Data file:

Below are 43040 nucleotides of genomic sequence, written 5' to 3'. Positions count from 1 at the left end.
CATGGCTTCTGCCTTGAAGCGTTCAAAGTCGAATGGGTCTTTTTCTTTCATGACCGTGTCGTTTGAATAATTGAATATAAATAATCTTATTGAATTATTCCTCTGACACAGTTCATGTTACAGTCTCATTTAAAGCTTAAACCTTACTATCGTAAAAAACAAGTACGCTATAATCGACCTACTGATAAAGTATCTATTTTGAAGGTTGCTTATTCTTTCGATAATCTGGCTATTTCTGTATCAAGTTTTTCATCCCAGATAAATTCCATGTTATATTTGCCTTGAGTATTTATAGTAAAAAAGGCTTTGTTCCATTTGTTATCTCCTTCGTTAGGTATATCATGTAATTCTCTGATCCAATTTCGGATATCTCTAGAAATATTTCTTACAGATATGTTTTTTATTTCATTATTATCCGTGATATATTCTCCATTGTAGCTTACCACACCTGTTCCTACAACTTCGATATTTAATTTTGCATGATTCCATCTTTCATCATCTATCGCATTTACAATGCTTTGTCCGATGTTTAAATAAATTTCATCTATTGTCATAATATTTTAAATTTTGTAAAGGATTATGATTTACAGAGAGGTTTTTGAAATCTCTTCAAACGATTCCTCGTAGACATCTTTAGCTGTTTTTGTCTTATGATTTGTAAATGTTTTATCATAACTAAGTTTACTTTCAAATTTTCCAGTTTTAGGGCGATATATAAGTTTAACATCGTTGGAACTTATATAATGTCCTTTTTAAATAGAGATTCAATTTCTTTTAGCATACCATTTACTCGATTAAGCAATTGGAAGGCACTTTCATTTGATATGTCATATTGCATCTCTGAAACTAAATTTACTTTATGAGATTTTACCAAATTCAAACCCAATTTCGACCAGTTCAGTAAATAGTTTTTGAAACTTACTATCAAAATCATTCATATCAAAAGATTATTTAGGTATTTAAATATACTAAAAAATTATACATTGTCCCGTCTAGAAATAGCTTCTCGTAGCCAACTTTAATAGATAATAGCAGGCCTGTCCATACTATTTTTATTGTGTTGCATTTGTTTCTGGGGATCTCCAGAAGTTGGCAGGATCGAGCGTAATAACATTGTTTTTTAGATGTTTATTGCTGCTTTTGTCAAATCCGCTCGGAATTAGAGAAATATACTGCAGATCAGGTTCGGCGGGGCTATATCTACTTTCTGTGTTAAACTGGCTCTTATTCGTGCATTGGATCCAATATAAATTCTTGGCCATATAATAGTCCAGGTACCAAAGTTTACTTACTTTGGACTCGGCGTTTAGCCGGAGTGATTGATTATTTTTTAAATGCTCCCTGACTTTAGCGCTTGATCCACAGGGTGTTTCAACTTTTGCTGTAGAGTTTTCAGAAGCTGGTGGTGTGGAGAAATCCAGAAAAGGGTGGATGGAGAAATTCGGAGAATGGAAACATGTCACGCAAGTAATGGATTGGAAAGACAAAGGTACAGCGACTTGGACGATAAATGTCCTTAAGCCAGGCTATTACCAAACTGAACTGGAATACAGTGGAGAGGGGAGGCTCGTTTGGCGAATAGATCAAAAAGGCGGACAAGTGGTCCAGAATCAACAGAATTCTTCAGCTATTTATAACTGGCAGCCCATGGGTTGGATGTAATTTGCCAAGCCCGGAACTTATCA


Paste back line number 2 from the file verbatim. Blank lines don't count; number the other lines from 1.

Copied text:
CATGGCTTCTGCCTTGAAGCGTTCAAAGTCGAATGGGTCTTTTTCTTTCATGACCGTGTCGTTTGAATAATTGAATATAAATAATCTTATTGAATTATTCCTCTGACACAGTTCATGTTACAGTCTCATTTAAAGCTTAAACCTTACTATCGTAAAAAACAAGTACGCTATAATCGACCTACTGATAAAGTATCTATTTTGAAGGTTGCTTATTCTTTCGATAATCTGGCTATTTCTGTATCAAGTTTTTCATCCCAGATAAATTCCATGTTATATTTGCCTTGAGTATTTATAGTAAAAAAGGCTTTGTTCCATTTGTTATCTCCTTCGTTAGGTATATCATGTAATTCTCTGATCCAATTTCGGATATCTCTAGAAATATTTCTTACAGATATGTTTTTTATTTCATTATTATCCGTGATATATTCTCCATTGTAGCTTACCACACCTGTTCCTACAACTTCGATATTTAATTTTGCATGATTCCATCTTTCATCATCTATCGCATTTACAATGCTTTGTCCGATGTTTAAATAAATTTCATCTATTGTCATAATATTTTAAATTTTGTAAAGGATTATGATTTACAGAGAGGTTTTTGAAATCTCTTCAAACGATTCCTCGTAGACATCTTTAGCTGTTTTTGTCTTATGATTTGTAAATGTTTTATCATAACTAAGTTTACTTTCAAATTTTCCAGTTTTAGGGCGATATATAAGTTTAACATCGTTGGAACTTATATAATGTCCTTTTTAAATAGAGATTCAATTTCTTTTAGCATACCATTTACTCGATTAAGCAATTGGAAGGCACTTTCATTTGATATGTCATATTGCATCTCTGAAACTAAATTTACTTTATGAGATTTTACCAAATTCAAACCCAATTTCGACCAGTTCAGTAAATAGTTTTTGAAACTTACTATCAAAATCATTCATATCAAAAGATTATTTAGGTATTTAAATATACTAAAAAATTATACATTGTCCCGTCTAGAAATAGCTTCTCGTAGCCAACTTTAATAGATAATAGCAGGCCTGTCCATACTATTTTTATTGTGTTGCATTTGTTTCTGGGGATCTCCAGAAGTTGGCAGGATCGAGCGTAATAACATTGTTTTTTAGATGTTTATTGCTGCTTTTGTCAAATCCGCTCGGAATTAGAGAAATATACTGCAGATCAGGTTCGGCGGGGCTATATCTACTTTCTGTGTTAAACTGGCTCTTATTCGTGCATTGGATCCAATATAAATTCTTGGCCATATAATAGTCCAGGTACCAAAGTTTACTTACTTTGGACTCGGCGTTTAGCCGGAGTGATTGATTATTTTTTAAATGCTCCCTGACTTTAGCGCTTGATCCACAGGGTGTTTCAACTTTTGCTGTAGAGTTTTCAGAAGCTGGTGGTGTGGAGAAATCCAGAAAAGGGTGGATGGAGAAATTCGGAGAATGGAAACATGTCACGCAAGTAATGGATTGGAAAGACAAAGGTACAGCGACTTGGACGATAAATGTCCTTAAGCCAGGCTATTACCAAACTGAACTGGAATACAGTGGAGAGGGGAGGCTCGTTTGGCGAATAGATCAAAAAGGCGGACAAGTGGTCCAGAATCAACAGAATTCTTCAGCTATTTATAACTGGCAGCCCATGGGTTGGATGTAATTTGCCAAGCCCGGAACTTATCA